Kite-based aerial imagery arrives in Google Maps

Frank Taylor's photographs, taken by a camera suspended from a kite, has fleshed out a few patches in Google's online maps of the world.

BBQ Island off the coast of Panama is a high-resolution patch in the middle of a low-resolution ocean of Google Maps. (Click to enlarge.)
BBQ Island off the coast of Panama is a high-resolution patch in the middle of a low-resolution ocean of Google Maps. (Click to enlarge.) Google

Satellite schmatellite.

Frank Taylor, author of the Google Earth blog who's on a five-year sailboat trip called the Tahina Expedition, supplied Google with aerial imagery that's much higher-resolution than the usual fare obtained from cameras in orbit. The imagery is arriving on Google Maps and Google Earth.

The process has some complications satellites don't have to worry about, though. "Due to the sun getting low in the sky, we weren't able to cover a large part of the village," Taylor said Monday of shots from Manihi atoll in French Polynesia now arriving in Google Maps. "There were telephone/electric poles and wires and trees in the village, so we had to avoid getting the kite string caught in those."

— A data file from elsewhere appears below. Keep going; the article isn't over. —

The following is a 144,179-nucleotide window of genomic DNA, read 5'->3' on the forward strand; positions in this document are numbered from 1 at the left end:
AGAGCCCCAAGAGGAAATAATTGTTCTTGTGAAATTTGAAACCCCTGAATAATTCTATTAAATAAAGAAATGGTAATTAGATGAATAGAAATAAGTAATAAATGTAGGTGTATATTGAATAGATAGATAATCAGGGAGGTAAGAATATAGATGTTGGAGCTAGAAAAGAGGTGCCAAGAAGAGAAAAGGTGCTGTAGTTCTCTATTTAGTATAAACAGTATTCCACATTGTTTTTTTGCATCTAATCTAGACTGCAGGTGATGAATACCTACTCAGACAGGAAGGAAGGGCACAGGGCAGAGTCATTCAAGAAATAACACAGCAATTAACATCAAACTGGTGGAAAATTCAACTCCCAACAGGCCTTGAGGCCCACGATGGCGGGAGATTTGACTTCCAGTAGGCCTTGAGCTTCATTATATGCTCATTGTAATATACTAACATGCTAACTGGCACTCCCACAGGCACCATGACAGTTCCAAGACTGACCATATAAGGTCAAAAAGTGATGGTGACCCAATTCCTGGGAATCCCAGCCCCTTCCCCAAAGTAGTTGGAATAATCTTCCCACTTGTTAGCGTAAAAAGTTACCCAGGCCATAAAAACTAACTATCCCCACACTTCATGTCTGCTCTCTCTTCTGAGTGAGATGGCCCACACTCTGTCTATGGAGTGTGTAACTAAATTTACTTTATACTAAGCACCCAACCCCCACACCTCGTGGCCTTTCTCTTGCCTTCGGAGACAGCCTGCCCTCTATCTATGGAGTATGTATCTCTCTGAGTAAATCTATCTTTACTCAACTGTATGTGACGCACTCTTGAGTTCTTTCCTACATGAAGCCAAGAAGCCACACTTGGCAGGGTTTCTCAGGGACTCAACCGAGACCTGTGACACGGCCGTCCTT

The French Polynesian atoll already had some imagery. Not so for another site photographed by kite, BBQ Island, one of the San Blas islands near Panama. It shows as a patch of high-resolution detail amid a sea of low-resolution ocean on Google Maps.

This view shows the difference between imagery of Tahiti shot from a kite and the much lower resolution satellite imagery.
This view shows the difference between imagery of Tahiti shot from a kite and the much lower resolution satellite imagery. (Click to enlarge.) Google

About the author

Stephen Shankland has been a reporter at CNET since 1998 and covers browsers, Web development, digital photography and new technology. In the past he has been CNET's beat reporter for Google, Yahoo, Linux, open-source software, servers and supercomputers. He has a soft spot in his heart for standards groups and I/O interfaces.

 

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